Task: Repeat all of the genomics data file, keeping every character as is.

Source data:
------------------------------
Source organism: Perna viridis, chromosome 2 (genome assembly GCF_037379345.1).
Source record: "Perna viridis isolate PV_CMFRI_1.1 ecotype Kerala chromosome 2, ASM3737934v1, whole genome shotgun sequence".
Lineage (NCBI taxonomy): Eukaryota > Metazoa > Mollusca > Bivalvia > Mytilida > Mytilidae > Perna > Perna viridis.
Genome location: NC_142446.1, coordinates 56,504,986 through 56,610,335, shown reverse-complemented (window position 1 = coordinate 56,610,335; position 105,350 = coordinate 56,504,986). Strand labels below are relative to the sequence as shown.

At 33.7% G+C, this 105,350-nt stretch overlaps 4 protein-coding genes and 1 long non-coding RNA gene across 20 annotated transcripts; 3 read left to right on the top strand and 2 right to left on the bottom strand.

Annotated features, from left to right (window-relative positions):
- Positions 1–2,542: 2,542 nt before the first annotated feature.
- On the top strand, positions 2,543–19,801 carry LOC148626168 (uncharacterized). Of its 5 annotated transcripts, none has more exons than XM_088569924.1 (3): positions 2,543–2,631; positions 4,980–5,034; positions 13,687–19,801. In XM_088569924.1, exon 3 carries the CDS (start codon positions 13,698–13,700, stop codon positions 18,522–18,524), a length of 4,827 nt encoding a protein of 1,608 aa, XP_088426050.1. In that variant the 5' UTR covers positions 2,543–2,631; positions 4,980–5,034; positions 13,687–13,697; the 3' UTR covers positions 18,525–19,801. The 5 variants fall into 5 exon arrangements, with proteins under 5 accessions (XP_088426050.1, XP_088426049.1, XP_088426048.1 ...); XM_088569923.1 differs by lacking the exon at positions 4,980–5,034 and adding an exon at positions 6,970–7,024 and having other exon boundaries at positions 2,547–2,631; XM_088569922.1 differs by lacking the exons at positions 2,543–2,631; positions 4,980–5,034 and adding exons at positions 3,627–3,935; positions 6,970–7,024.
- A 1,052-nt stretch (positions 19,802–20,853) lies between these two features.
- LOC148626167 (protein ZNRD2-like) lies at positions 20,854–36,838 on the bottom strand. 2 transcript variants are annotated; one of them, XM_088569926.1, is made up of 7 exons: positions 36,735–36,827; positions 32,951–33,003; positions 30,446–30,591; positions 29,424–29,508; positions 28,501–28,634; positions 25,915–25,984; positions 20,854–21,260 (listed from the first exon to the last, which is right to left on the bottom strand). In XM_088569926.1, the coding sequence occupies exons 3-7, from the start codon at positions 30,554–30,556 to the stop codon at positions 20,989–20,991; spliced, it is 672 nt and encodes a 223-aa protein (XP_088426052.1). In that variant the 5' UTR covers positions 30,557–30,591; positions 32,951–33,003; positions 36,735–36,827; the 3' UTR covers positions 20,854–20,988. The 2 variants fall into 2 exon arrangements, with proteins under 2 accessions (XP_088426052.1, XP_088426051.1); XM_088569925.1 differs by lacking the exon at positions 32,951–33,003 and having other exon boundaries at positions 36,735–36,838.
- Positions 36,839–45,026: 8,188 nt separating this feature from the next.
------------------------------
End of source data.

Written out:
Source organism: Perna viridis, chromosome 2 (genome assembly GCF_037379345.1).
Source record: "Perna viridis isolate PV_CMFRI_1.1 ecotype Kerala chromosome 2, ASM3737934v1, whole genome shotgun sequence".
Lineage (NCBI taxonomy): Eukaryota > Metazoa > Mollusca > Bivalvia > Mytilida > Mytilidae > Perna > Perna viridis.
Genome location: NC_142446.1, coordinates 56,504,986 through 56,610,335, shown reverse-complemented (window position 1 = coordinate 56,610,335; position 105,350 = coordinate 56,504,986). Strand labels below are relative to the sequence as shown.

At 33.7% G+C, this 105,350-nt stretch overlaps 4 protein-coding genes and 1 long non-coding RNA gene across 20 annotated transcripts; 3 read left to right on the top strand and 2 right to left on the bottom strand.

Annotated features, from left to right (window-relative positions):
- Positions 1–2,542: 2,542 nt before the first annotated feature.
- On the top strand, positions 2,543–19,801 carry LOC148626168 (uncharacterized). Of its 5 annotated transcripts, none has more exons than XM_088569924.1 (3): positions 2,543–2,631; positions 4,980–5,034; positions 13,687–19,801. In XM_088569924.1, exon 3 carries the CDS (start codon positions 13,698–13,700, stop codon positions 18,522–18,524), a length of 4,827 nt encoding a protein of 1,608 aa, XP_088426050.1. In that variant the 5' UTR covers positions 2,543–2,631; positions 4,980–5,034; positions 13,687–13,697; the 3' UTR covers positions 18,525–19,801. The 5 variants fall into 5 exon arrangements, with proteins under 5 accessions (XP_088426050.1, XP_088426049.1, XP_088426048.1 ...); XM_088569923.1 differs by lacking the exon at positions 4,980–5,034 and adding an exon at positions 6,970–7,024 and having other exon boundaries at positions 2,547–2,631; XM_088569922.1 differs by lacking the exons at positions 2,543–2,631; positions 4,980–5,034 and adding exons at positions 3,627–3,935; positions 6,970–7,024.
- A 1,052-nt stretch (positions 19,802–20,853) lies between these two features.
- LOC148626167 (protein ZNRD2-like) lies at positions 20,854–36,838 on the bottom strand. 2 transcript variants are annotated; one of them, XM_088569926.1, is made up of 7 exons: positions 36,735–36,827; positions 32,951–33,003; positions 30,446–30,591; positions 29,424–29,508; positions 28,501–28,634; positions 25,915–25,984; positions 20,854–21,260 (listed from the first exon to the last, which is right to left on the bottom strand). In XM_088569926.1, the coding sequence occupies exons 3-7, from the start codon at positions 30,554–30,556 to the stop codon at positions 20,989–20,991; spliced, it is 672 nt and encodes a 223-aa protein (XP_088426052.1). In that variant the 5' UTR covers positions 30,557–30,591; positions 32,951–33,003; positions 36,735–36,827; the 3' UTR covers positions 20,854–20,988. The 2 variants fall into 2 exon arrangements, with proteins under 2 accessions (XP_088426052.1, XP_088426051.1); XM_088569925.1 differs by lacking the exon at positions 32,951–33,003 and having other exon boundaries at positions 36,735–36,838.
- Positions 36,839–45,026: 8,188 nt separating this feature from the next.